Thursday, December 11, 2014

Creeping Tyranny, Eric Garner And The Criminalization Of Everyday Life

So many people are missing the real theme that lurks behind the Eric Garner Story, and unfortunately, it is this "real story" that really matters and reveals where we are in the march into the Tribulation. The two stories below make the case:

We all know politicians love their tax revenue. But is it worth risking killing someone over a few bucks?
That's what happened to Eric Garner in Staten Island in July. He was confronted by the NYPD for selling loose cigarettes for 75 cents on the black market — a crime for which he had been repeatedly arrested in the past.
Garner, who was passively uncooperative but did not resist officers with force, ended up dead. It was all caught on tape. An officer grabbed his neck to take him down and squeezed for several seconds. The city medical examiner described this as a “chokehold.” Perhaps it would not have been enough to kill a person in good health, but Garner suffered from several medical conditions, including asthma. He complained repeatedly, each time more quietly, that he could not breathe, and then he finally stopped breathing. The city medical examiner ruled that neck and chest compression from the arrest was the cause of Garner's death.

The crime of selling “loosies” was not considered a serious one in the past. Many corner stores in New York City once sold them quietly upon request. But former Mayor Michael Bloomberg's cartoonish anti-tobacco crusade changed that and everything else. Smoking in public places was banned. Punitive taxes and a legal minimum price of $10.50 were imposed in an effort to push prices ever-upward, so that a brand-name pack of 20 cigarettes now costs as much as $14 in New York City.
As a result, the illicit sale of loose and untaxed cigarettes became more commonplace. Lawmakers had turned every non-wealthy smoker into a criminal, and police made it a priority to curb this criminal creation of political meddling.

The hyper-criminalization added to the pressure on every good cop to become a bad one. Police are expected to use some force when arresting even passively uncooperative suspects. And in New York, they are instructed in the “broken-windows” strategy of policing, by which even minor offenses are vigorously enforced.

But cops who turn no blind eye do not mix well with meddling politicians whose nanny-state legislative initiatives intrude ever further into victimless private behavior.
Enough people die in police confrontations already — justifiable and otherwise. But New York's crusading politicians have discovered a way to maximize the number of needless tests of their cops' restraint and common sense. Their excessive preoccupation with snuffing out citizens' private decisions made it inevitable that an Eric Garner would eventually die, and surely he will not be the last.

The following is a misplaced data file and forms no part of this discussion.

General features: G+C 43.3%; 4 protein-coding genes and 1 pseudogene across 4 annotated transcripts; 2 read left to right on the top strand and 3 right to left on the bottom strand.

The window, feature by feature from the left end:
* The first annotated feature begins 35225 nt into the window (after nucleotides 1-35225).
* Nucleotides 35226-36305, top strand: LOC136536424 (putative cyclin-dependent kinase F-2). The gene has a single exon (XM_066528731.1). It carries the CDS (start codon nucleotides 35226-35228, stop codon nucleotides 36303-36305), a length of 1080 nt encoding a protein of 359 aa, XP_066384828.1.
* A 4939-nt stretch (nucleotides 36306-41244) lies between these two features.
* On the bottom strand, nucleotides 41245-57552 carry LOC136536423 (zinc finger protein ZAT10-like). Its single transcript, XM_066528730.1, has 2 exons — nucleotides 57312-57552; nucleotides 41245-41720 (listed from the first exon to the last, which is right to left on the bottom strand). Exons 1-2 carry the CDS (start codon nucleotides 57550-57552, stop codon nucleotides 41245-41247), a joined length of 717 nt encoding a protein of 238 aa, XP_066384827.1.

The thing that strikes me as most important about the Garner case is how stupid the reason was for arresting this guy: he was being busted for selling single, “loose” cigarettes in order to evade heavy taxes on tobacco products. Basically, he was arrested for doing something that, in a previous era, thousands of people would have been doing in New York on any given day: selling goods on the streets of the city without any particular permission. It’s a low-grade form of entrepreneurialism.

But not in the nanny-state New York of today. In a city where everything is taxed and regulated and you can’t put trans-fats in your food or buy a soda that’s too large, it makes perfect sense that they would harass a guy for selling cigarettes on the streets without permission. After all, they’re bad for people. Somebody might die.
This case is a reminder that, as Twitter user Bill Hobbs put it, government is force, and more government equals more force. Government is not a benevolent authority working bloodlessly behind the scenes to ensure seamless social harmony. Government is a guy giving you orders about what you can’t do—with a gun on his hip, handcuffs at the ready, and a muscular arm to wrap around your neck if you resist.

We should remember that whenever the police use force, there is the danger that they will kill someone, whether through malice, poor judgment, poor training, or sheer accident. From time to time, they’re going to shoot the wrong person or wrestle a guy to the ground without knowing that he has serious health problems and can’t survive this kind of rough handling. That is one good reason (among many) to make sure that police are only authorized to interfere with someone whose actions are a threat to the lives and property of others, and not just to enforce some dumb, petty regulation.

The contradiction of the left is that they want to inject government into every little aspect of our lives and mandate that the police confront us all the time over everything—and then they scream when some of those confrontations go wrong. In this way, they are not only hoping for a new series of contentious, racially charged killings. By extending the reach of government and the omnipresence of police power in our lives, they are creating the conditions that make those cases inevitable.

The picture below probably covers the idea best:


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